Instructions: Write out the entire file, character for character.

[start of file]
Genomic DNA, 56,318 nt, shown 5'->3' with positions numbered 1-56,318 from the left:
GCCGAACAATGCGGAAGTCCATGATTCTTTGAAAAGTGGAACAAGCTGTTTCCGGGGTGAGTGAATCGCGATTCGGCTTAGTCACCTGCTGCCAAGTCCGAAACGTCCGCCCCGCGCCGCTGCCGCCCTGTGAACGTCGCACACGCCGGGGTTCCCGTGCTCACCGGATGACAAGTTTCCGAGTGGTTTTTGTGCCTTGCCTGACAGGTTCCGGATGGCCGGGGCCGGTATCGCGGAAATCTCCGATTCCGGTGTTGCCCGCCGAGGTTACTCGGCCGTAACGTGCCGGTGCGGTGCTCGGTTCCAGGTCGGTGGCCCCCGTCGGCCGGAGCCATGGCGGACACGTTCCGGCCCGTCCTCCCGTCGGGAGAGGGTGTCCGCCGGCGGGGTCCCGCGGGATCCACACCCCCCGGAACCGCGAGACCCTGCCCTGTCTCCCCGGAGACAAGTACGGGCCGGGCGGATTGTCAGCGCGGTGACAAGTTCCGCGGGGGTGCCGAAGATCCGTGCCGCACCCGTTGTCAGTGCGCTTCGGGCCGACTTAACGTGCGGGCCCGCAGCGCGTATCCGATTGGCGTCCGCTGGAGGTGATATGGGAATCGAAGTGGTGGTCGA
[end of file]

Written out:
Genomic DNA, 56,318 nt, shown 5'->3' with positions numbered 1-56,318 from the left:
GCCGAACAATGCGGAAGTCCATGATTCTTTGAAAAGTGGAACAAGCTGTTTCCGGGGTGAGTGAATCGCGATTCGGCTTAGTCACCTGCTGCCAAGTCCGAAACGTCCGCCCCGCGCCGCTGCCGCCCTGTGAACGTCGCACACGCCGGGGTTCCCGTGCTCACCGGATGACAAGTTTCCGAGTGGTTTTTGTGCCTTGCCTGACAGGTTCCGGATGGCCGGGGCCGGTATCGCGGAAATCTCCGATTCCGGTGTTGCCCGCCGAGGTTACTCGGCCGTAACGTGCCGGTGCGGTGCTCGGTTCCAGGTCGGTGGCCCCCGTCGGCCGGAGCCATGGCGGACACGTTCCGGCCCGTCCTCCCGTCGGGAGAGGGTGTCCGCCGGCGGGGTCCCGCGGGATCCACACCCCCCGGAACCGCGAGACCCTGCCCTGTCTCCCCGGAGACAAGTACGGGCCGGGCGGATTGTCAGCGCGGTGACAAGTTCCGCGGGGGTGCCGAAGATCCGTGCCGCACCCGTTGTCAGTGCGCTTCGGGCCGACTTAACGTGCGGGCCCGCAGCGCGTATCCGATTGGCGTCCGCTGGAGGTGATATGGGAATCGAAGTGGTGGTCGA